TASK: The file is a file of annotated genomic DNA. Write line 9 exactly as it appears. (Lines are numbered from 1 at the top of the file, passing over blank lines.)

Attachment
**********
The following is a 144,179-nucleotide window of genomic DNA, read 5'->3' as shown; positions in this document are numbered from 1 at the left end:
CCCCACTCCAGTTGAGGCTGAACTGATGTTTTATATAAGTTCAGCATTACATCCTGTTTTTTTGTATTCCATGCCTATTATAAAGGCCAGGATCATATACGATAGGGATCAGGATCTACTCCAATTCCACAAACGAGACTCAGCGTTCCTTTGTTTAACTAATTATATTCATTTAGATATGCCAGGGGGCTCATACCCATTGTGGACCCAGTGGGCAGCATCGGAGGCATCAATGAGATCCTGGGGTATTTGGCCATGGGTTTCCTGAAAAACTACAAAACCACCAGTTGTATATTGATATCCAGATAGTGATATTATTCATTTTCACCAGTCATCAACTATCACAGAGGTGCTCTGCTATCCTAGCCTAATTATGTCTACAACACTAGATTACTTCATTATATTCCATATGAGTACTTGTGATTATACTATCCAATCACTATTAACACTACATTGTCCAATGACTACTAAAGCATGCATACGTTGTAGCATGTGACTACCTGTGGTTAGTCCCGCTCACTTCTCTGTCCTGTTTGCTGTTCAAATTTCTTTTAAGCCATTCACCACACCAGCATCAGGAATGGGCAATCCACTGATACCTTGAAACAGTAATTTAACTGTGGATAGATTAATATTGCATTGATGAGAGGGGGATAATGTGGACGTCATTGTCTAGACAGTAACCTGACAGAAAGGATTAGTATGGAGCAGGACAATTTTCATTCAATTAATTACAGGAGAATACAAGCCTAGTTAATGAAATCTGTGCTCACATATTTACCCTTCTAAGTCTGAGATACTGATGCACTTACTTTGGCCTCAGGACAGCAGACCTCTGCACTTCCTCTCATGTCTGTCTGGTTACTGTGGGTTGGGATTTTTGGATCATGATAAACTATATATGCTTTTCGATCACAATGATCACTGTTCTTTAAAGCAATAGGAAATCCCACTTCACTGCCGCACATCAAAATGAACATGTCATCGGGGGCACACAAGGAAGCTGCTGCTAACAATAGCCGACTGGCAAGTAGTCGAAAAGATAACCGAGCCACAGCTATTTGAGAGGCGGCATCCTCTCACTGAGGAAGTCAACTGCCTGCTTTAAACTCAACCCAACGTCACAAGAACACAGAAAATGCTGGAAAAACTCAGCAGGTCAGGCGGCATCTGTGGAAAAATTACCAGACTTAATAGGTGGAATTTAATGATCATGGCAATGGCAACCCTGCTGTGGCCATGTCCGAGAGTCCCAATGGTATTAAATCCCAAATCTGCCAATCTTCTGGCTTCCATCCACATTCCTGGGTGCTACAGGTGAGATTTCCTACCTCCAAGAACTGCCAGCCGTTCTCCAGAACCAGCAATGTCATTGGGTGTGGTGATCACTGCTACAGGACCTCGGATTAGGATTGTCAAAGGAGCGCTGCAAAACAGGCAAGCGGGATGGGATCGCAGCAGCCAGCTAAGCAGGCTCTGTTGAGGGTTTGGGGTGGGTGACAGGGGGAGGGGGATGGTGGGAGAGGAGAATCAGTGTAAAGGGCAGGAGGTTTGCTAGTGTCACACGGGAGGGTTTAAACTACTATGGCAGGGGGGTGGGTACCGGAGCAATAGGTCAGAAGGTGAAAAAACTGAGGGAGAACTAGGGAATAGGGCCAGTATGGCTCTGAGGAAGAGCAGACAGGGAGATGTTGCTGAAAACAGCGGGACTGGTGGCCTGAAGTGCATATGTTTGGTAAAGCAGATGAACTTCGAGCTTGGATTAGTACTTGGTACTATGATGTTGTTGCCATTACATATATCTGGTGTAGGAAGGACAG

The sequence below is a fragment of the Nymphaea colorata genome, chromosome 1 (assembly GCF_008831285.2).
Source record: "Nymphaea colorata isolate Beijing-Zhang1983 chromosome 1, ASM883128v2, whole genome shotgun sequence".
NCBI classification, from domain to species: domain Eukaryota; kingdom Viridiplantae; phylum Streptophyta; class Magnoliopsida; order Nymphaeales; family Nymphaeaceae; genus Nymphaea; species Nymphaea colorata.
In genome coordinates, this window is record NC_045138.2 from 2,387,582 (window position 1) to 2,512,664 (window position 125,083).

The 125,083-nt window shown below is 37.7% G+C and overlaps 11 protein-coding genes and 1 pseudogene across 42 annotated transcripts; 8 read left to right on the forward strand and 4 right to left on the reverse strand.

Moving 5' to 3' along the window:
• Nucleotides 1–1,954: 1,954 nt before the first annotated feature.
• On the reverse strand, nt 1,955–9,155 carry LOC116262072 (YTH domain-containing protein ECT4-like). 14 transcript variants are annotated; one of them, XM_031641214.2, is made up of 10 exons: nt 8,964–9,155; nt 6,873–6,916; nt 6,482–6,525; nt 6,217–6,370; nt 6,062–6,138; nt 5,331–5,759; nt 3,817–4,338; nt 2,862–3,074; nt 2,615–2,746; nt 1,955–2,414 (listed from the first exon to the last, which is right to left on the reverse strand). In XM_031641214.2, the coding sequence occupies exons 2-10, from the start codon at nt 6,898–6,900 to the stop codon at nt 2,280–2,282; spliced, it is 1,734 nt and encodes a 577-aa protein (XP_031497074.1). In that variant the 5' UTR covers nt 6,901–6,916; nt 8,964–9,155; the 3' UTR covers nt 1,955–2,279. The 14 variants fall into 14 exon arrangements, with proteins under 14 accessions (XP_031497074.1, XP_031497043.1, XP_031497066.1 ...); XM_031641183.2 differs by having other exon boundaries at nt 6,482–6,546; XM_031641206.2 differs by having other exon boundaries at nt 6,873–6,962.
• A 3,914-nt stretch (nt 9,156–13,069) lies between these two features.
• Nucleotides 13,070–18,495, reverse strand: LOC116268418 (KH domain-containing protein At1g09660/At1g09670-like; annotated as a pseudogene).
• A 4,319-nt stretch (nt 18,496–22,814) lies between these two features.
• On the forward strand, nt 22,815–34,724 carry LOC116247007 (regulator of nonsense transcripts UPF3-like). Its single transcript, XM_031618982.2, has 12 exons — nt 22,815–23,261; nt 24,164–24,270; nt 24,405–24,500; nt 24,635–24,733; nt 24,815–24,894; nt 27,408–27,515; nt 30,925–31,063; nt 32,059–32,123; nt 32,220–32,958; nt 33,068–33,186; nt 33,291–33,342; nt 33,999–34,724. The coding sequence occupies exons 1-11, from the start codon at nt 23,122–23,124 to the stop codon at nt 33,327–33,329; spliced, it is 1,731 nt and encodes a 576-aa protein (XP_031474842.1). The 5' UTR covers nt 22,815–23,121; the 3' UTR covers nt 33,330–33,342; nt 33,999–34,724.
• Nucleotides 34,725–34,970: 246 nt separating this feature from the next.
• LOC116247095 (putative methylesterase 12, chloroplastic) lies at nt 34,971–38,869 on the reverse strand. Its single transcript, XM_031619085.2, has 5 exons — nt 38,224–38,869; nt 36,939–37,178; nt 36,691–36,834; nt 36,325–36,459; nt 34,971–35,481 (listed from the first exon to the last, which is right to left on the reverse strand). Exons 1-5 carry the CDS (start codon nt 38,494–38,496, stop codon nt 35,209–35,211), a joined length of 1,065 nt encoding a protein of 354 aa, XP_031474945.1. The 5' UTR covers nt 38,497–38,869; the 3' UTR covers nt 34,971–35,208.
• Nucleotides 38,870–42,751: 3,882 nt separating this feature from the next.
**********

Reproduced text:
• Nucleotides 1–1,954: 1,954 nt before the first annotated feature.